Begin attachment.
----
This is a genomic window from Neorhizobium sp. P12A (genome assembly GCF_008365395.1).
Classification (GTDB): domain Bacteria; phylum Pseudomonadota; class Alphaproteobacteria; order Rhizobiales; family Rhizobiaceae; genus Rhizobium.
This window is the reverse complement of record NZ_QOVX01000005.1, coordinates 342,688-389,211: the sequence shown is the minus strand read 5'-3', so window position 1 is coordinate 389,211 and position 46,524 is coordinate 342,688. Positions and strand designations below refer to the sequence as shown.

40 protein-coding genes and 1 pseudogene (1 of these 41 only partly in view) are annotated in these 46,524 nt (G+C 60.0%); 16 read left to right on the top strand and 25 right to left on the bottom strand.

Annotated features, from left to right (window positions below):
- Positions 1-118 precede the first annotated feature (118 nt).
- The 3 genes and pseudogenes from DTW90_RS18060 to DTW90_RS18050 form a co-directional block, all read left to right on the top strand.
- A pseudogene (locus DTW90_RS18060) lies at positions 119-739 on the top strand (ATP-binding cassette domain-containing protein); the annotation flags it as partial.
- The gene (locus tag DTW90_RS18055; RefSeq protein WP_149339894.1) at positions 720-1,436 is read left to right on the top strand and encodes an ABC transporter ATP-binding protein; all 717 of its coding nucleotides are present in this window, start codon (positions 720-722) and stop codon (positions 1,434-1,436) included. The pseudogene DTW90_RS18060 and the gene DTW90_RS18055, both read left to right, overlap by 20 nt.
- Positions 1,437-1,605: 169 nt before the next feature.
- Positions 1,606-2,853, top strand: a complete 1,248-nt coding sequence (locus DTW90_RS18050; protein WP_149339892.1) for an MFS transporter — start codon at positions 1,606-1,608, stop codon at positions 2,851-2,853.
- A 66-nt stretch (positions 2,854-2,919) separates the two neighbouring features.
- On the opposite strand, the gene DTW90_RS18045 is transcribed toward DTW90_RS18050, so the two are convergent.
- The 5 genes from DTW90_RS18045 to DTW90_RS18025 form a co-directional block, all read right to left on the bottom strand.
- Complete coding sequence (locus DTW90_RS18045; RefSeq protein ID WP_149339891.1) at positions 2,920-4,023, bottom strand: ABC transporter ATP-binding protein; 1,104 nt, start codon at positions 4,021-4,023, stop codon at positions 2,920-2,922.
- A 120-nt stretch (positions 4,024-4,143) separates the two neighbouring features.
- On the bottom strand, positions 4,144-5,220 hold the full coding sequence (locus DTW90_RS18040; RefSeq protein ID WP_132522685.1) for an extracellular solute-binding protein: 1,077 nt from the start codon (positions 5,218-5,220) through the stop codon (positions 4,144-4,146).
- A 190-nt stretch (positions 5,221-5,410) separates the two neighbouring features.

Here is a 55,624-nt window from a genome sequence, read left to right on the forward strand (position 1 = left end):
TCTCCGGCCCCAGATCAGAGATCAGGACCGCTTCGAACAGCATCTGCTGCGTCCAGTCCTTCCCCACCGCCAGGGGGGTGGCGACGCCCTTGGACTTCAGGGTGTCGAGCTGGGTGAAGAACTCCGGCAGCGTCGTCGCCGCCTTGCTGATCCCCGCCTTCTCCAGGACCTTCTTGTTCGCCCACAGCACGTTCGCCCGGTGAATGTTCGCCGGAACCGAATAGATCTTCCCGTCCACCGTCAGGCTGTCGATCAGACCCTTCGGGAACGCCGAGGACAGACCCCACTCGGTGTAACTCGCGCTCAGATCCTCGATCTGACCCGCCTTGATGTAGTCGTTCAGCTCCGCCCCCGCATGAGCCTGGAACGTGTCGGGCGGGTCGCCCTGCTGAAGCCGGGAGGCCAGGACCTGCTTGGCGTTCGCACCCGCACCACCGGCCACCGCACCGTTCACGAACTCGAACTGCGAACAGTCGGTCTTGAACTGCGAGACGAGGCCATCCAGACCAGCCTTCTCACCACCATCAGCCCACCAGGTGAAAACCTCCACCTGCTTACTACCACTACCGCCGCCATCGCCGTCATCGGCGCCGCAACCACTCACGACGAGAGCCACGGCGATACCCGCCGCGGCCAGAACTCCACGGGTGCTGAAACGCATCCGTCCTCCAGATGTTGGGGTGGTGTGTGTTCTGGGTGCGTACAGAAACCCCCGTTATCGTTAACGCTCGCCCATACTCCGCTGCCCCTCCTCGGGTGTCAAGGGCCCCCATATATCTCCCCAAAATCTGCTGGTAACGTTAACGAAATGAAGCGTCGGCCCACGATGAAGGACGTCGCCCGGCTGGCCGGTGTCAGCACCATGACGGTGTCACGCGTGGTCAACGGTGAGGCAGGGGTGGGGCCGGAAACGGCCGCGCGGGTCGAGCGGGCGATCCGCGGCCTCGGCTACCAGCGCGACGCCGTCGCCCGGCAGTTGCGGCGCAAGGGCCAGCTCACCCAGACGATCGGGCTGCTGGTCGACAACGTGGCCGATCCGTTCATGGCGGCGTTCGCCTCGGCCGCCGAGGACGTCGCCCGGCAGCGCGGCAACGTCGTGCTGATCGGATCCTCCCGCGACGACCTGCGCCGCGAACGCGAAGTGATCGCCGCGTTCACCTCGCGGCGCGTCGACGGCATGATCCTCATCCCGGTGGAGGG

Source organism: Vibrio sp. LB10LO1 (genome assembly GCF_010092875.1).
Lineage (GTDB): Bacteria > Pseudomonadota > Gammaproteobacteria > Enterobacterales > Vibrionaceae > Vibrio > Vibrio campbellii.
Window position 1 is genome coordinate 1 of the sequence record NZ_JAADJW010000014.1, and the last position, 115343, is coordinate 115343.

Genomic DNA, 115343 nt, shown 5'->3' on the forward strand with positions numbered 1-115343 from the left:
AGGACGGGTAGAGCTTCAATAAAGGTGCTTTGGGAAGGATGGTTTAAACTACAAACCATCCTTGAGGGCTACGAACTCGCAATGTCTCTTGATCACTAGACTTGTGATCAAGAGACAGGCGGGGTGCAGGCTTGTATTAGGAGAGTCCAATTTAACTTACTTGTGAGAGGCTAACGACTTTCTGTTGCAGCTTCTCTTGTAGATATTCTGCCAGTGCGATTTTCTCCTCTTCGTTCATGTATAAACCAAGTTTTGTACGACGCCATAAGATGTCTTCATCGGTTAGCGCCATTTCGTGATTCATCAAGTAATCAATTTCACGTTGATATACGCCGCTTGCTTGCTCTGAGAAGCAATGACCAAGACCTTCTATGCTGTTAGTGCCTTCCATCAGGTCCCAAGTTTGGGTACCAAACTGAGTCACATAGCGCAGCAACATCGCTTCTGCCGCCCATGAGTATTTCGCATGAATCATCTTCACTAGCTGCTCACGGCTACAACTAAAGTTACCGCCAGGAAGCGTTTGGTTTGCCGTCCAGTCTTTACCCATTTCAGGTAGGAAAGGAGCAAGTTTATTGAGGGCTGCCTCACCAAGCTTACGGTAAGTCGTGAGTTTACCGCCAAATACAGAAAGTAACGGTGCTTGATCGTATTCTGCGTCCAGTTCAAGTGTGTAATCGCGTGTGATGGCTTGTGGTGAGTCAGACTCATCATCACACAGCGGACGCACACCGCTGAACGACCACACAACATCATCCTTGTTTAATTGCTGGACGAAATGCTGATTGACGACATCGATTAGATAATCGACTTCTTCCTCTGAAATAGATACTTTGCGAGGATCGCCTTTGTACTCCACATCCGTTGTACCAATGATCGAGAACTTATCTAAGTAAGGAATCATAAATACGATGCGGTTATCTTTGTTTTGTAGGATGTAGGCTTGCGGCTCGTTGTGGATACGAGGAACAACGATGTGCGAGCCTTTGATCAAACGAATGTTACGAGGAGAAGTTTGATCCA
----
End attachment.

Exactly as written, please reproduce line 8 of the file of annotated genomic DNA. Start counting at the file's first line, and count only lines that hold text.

- A pseudogene (locus DTW90_RS18060) lies at positions 119-739 on the top strand (ATP-binding cassette domain-containing protein); the annotation flags it as partial.